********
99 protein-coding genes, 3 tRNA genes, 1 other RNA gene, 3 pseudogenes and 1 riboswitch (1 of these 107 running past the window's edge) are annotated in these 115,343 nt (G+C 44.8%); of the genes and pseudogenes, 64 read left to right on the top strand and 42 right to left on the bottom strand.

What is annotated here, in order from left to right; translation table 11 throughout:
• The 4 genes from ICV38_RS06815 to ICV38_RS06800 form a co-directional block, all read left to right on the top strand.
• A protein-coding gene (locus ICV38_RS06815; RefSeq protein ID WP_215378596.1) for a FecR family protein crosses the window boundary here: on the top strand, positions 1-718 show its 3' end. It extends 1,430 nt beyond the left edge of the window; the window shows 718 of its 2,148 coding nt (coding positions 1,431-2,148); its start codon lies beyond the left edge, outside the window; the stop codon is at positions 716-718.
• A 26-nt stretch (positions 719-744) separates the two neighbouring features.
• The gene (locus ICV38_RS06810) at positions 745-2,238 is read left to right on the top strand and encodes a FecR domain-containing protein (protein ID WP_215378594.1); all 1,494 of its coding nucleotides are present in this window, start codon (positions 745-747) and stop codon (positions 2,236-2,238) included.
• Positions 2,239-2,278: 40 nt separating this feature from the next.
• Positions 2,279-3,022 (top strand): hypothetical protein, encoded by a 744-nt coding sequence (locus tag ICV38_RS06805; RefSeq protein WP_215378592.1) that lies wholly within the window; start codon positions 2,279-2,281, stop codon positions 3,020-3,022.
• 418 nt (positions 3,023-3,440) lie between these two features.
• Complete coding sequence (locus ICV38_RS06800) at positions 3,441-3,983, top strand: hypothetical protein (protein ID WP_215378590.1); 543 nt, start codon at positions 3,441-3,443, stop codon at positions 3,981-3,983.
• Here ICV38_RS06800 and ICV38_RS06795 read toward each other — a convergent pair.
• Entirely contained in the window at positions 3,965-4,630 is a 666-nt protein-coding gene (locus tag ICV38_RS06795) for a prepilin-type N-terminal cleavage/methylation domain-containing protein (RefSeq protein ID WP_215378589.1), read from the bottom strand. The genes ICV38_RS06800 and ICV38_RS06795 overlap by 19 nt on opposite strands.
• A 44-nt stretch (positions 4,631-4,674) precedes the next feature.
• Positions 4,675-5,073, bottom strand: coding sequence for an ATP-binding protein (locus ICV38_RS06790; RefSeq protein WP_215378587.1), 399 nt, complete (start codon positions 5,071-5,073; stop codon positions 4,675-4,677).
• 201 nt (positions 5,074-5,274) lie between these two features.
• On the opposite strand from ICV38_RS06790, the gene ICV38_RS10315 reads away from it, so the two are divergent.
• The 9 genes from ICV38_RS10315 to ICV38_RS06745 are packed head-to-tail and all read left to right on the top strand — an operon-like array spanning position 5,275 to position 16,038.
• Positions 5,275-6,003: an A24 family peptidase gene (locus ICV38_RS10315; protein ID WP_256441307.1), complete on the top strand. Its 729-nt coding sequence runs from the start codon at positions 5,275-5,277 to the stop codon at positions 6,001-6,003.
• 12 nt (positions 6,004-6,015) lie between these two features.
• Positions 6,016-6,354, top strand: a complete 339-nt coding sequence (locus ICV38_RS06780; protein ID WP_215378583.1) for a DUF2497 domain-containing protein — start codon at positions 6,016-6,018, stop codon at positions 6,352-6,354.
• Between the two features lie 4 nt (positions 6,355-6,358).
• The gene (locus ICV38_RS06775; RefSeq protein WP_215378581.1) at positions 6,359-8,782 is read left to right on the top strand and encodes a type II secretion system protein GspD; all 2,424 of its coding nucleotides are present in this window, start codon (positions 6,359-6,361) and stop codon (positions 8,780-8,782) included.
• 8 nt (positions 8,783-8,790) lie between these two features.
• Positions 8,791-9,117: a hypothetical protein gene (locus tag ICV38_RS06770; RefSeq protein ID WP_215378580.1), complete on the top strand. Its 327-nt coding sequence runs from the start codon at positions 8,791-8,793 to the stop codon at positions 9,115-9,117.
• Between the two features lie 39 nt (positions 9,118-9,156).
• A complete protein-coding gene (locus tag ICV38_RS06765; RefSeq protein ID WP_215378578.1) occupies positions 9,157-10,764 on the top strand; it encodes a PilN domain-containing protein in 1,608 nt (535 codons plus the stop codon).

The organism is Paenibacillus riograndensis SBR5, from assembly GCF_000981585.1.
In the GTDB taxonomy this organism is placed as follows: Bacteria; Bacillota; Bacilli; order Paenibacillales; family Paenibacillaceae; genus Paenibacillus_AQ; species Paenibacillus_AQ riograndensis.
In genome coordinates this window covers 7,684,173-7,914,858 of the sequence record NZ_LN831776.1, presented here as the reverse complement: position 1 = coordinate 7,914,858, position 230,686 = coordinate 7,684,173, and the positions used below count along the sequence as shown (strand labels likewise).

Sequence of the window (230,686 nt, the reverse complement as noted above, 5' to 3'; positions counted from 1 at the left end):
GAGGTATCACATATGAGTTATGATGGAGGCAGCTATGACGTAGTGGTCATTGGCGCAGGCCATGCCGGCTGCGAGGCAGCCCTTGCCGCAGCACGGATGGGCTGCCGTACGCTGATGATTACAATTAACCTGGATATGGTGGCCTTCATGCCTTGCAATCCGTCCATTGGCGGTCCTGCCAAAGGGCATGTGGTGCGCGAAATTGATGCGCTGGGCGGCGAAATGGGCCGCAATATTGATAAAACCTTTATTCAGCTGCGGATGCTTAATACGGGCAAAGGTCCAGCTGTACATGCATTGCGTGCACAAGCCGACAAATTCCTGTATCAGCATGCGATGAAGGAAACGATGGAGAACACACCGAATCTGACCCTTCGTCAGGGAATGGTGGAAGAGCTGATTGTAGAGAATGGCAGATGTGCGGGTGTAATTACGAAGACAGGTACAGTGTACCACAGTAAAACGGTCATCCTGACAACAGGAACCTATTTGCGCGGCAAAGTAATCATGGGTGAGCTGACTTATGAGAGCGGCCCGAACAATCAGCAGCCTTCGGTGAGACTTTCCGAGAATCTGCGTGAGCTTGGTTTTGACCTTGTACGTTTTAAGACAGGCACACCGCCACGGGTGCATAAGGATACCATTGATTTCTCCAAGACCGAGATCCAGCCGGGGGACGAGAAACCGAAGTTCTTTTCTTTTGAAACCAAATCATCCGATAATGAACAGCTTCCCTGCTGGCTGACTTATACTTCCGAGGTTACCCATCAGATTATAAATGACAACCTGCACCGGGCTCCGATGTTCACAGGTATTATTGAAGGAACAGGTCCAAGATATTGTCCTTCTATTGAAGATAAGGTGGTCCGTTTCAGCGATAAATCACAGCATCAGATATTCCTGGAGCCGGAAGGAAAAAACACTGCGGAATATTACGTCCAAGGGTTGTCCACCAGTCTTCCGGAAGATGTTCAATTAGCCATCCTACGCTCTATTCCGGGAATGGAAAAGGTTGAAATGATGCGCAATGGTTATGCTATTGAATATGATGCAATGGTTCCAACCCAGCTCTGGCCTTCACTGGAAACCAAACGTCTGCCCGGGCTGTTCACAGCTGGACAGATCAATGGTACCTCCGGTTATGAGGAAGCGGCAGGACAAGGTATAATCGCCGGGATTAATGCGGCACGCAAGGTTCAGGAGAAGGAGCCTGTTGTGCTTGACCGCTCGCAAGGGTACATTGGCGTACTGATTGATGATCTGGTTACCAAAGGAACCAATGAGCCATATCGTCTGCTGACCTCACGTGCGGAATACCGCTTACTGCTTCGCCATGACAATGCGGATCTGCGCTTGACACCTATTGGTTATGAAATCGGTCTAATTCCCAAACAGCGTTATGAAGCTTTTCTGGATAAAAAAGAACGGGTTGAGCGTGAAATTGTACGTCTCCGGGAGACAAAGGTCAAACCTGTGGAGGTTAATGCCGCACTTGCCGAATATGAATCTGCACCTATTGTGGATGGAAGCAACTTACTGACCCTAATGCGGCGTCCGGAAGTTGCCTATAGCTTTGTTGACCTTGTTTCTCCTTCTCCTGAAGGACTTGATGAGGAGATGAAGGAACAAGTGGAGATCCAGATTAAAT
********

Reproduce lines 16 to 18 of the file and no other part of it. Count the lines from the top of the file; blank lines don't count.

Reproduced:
• On the opposite strand from ICV38_RS06790, the gene ICV38_RS10315 reads away from it, so the two are divergent.
• The 9 genes from ICV38_RS10315 to ICV38_RS06745 are packed head-to-tail and all read left to right on the top strand — an operon-like array spanning position 5,275 to position 16,038.
• Positions 5,275-6,003: an A24 family peptidase gene (locus ICV38_RS10315; protein ID WP_256441307.1), complete on the top strand. Its 729-nt coding sequence runs from the start codon at positions 5,275-5,277 to the stop codon at positions 6,001-6,003.